United States District Court, W.D. North Carolina, Charlotte Division
J. Conrad, Jr., United States District Judge.
MATTER is before the Court on Petitioner's
Motion to Vacate, Set Aside or Correct Sentence under 28
U.S.C. § 2255, (Doc. No. 1), and supplemental §
2255 motion to vacate, (Doc. No. 11).
was indicted in a marijuana trafficking conspiracy involving
numerous co-conspirators including the co-defendant with whom
he was tried, Kyle Corsi. (Crim. Case No. 3:09-cr-203, Doc.
No. 102). The counts pertaining to Petitioner are: Count (1),
conspiracy to possess with intent to distribute a mixture and
substance containing a detectable amount of marijuana (100
kilograms or more) in violation of 21 U.S.C. § 846,
841(a)(1), 841(b)(1)(B); Count (2), conspiracy to commit
money laundering in violation of 18 U.S.C. §
1956(a)(1)(A)(i), (a)(1)(B)(ii), 1956(h); Count (3),
conspiracy to structure a currency transaction to evade
reporting requirements in violation of 18 U.S.C. § 371,
31 U.S.C. § 5324(a)(3); Counts (4) and (6), possession
of a firearm in furtherance of a drug trafficking crime in
violation of 21 U.S.C. § 924(c); Count (5), possession
with intent to distribute a mixture and substance containing
a detectable amount of marijuana in violation of 21 U.S.C.
§ 841(a)(1), (b)(1)(D), 18 U.S.C. § 2; and Counts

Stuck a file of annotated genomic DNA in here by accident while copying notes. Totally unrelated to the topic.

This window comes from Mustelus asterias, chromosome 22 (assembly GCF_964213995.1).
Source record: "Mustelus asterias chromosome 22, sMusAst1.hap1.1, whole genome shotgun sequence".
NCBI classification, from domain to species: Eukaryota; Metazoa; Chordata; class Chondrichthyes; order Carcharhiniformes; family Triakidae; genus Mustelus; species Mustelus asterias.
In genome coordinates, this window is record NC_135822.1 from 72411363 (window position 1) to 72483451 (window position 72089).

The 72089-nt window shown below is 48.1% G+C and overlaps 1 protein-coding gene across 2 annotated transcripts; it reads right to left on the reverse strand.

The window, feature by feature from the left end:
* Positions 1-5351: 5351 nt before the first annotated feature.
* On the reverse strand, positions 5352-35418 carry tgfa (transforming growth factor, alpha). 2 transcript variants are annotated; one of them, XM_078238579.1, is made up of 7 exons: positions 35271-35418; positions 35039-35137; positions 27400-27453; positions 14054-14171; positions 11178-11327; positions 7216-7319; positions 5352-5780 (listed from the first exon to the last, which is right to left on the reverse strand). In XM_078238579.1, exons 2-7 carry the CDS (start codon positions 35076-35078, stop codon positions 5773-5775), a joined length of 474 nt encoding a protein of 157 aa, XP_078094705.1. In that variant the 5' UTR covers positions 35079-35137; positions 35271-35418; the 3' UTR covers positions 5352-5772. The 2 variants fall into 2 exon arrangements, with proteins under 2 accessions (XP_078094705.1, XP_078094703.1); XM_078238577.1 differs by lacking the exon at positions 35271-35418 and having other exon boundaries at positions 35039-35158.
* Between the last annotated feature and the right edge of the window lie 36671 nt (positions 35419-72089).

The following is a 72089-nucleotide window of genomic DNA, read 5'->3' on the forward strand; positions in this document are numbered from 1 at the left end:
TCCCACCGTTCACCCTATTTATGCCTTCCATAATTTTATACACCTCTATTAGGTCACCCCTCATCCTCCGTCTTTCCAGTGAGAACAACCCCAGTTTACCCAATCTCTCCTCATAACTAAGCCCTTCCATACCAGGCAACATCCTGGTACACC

(7) and (8), possession of a firearm by a convicted felon in
violation of 18 U.S.C. § 922(g)(1). (Id., Doc.
No. 102 at 4).
facts of the case, as summarized by the Fourth Circuit Court
of Appeals, are as follows:
Giles and Corsi were members of a marijuana distribution ring
operating in Chapel Hill and Charlotte, North Carolina. As
the ring-leader, Giles would travel to California to procure
“high-grade” marijuana. Giles would then send
packages containing several pounds of marijuana through the
mail from a fictitious business-Norcal Athletics-to Corsi and
other distributors back in North Carolina. When a package
arrived, Giles would send a text message that “the
eagle has landed” to notify a given distributor that
the package was ready for pickup and distribution. To finance
the purchases, the distributors made large cash deposits into
bank accounts that Giles managed. However, pursuant to
Giles' instructions, the distributors kept their
individual deposits under $10, 000 to avoid federal reporting
requirements. Over its three years of operation, the
distribution ring sold over one hundred kilograms of
marijuana and made deposits totaling several hundred
thousands of dollars.
On October 26, 2009, after over a year tracking the operation
and intercepting packages containing marijuana en route from
“Norcal Athletics” to North Carolina, federal
agents arrested Giles in Charlotte. With Giles' consent,
agents searched his vehicle and confiscated his cellular